Dec 22, 2016

It’s our year-end review of the top 2016 news stories in New Hampshire, from politics to precipitation. It was a year in which PFOA. became a household term in many communities, the First In the Nation presidential primary seemed to last forever, and fentanyl made its mark, causing a steep increase in overdose deaths.  We'll also discuss this week's alarming report on the state's child protective services agency.


File photo

An independent report on New Hampshire’s Division of Children, Youth and Families says the state falls short of its obligation to protect abused and neglected children.

The report puts the responsibility for fixing that broken system – and protecting New Hampshire’s most vulnerable residents – in the hands of lawmakers. 

Allegra Boverman for NHPR

Governor-elect Chris Sununu has named some of his key staffers. 

Former state GOP chairman Jayne Millerick, who has a communications business, will be Sununu's Chief of Staff. 

House Speaker Shawn Jasper stands by his decision to appoint Rep. Frank Sapareto as Vice Chair of the Criminal Justice Committee. 

Sapareto’s past criminal record has raised complaints about the appointment. 

josh rogers/nhpr

 

Chris Sununu came out on top in November's elections, but in a speech to New Hampshire’s Forum on the Future Tuesday, he repeatedly called the 2016 campaign "terrible," and said it drove his family to get rid of cable TV to escape the rhetoric and campaign ads. 

Josh Rogers for NHPR

The ritual formality of the state’s Electoral College vote was observed in the Executive Council chambers in Concord Monday: ballots were cast, documents were signed and sealed with wax.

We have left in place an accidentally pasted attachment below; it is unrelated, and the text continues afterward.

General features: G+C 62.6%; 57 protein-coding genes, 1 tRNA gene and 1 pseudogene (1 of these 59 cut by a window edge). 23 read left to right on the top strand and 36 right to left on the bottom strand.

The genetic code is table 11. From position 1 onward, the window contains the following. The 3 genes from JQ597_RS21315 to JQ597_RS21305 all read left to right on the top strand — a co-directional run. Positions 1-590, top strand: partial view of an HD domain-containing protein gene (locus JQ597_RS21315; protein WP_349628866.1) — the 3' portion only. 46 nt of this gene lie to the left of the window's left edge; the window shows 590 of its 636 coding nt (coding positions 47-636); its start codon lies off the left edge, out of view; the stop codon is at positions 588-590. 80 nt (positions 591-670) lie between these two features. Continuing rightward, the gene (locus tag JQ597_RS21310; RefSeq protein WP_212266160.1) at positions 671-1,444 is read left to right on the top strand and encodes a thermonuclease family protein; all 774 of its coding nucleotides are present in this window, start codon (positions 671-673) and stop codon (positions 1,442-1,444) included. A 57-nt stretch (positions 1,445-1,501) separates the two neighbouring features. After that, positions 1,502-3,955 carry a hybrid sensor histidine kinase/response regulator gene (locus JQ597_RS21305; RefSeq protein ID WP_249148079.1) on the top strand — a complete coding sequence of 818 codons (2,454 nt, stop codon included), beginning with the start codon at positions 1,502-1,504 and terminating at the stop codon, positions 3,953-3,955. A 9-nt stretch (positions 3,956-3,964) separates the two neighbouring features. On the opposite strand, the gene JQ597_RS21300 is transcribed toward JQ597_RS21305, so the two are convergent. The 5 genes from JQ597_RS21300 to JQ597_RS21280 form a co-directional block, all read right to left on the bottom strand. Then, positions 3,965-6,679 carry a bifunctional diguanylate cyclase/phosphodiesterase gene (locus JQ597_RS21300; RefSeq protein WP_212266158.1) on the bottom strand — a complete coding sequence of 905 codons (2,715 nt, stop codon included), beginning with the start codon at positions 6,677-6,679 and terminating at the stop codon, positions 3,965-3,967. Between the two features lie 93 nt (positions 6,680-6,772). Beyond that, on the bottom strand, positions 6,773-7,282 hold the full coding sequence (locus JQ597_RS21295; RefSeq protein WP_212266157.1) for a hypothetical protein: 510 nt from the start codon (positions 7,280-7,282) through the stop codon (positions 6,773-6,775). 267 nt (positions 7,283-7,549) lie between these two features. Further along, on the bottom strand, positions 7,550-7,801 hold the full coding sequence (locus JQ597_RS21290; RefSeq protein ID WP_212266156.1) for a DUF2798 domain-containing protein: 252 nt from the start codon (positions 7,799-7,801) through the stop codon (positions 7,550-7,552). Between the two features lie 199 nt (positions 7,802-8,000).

The outcome was as ordained by the local results: New Hampshire's four votes, from four Democratic electors, went to Hillary Clinton. But the sting of the election – at least for Democrats -- remained visceral.

Demonstrators chanted outside the statehouse.

“Recount the vote, recount the vote, recount the vote."

Weekly N.H. News Roundup: December 16, 2016

Dec 16, 2016

Join us for the top Granite State headlines this week, including N.H. political races caught up in revelations about Russian hacking.  Another grim record set as drug deaths in the state reach near 400.  And the state seeks to have a suit against DCYF dismissed in a child abuse case.


Weekly N.H. News Roundup: December 16, 2016

Dec 15, 2016

Join us for the top Granite State headlines this week, including N.H. political races caught up in revelations about Russian hacking.  Another grim record set as drug deaths in the state reach nearly 400.  And the state seeks to have a suit against DCYF dismissed in a child abuse case.

GUESTS:

  • Casey McDermott, NHPR digital reporter.
  • Ella Nilsen, Concord Monitor reporter.
  • Dave Solomon, Union Leader reporter.

Josh Rogers/NHPR

Even if you're a veteran of New Hampshire politics, chances are you've never heard this story before.

We certainly hadn’t - until last week, when Gov-elect Sununu spoke at a party celebrating the holidays, and the renovation of the Bridges House, New Hampshire’s governor’s residence.

NHPR/Hannah McCarthy

Wednesday was Organization Day for the New Hampshire Legislature, when all 400 members of the House of Representatives gather for the first time since being elected. Reporter Hannah McCarthy spoke to three brand-new reps about their decision to run.

Pages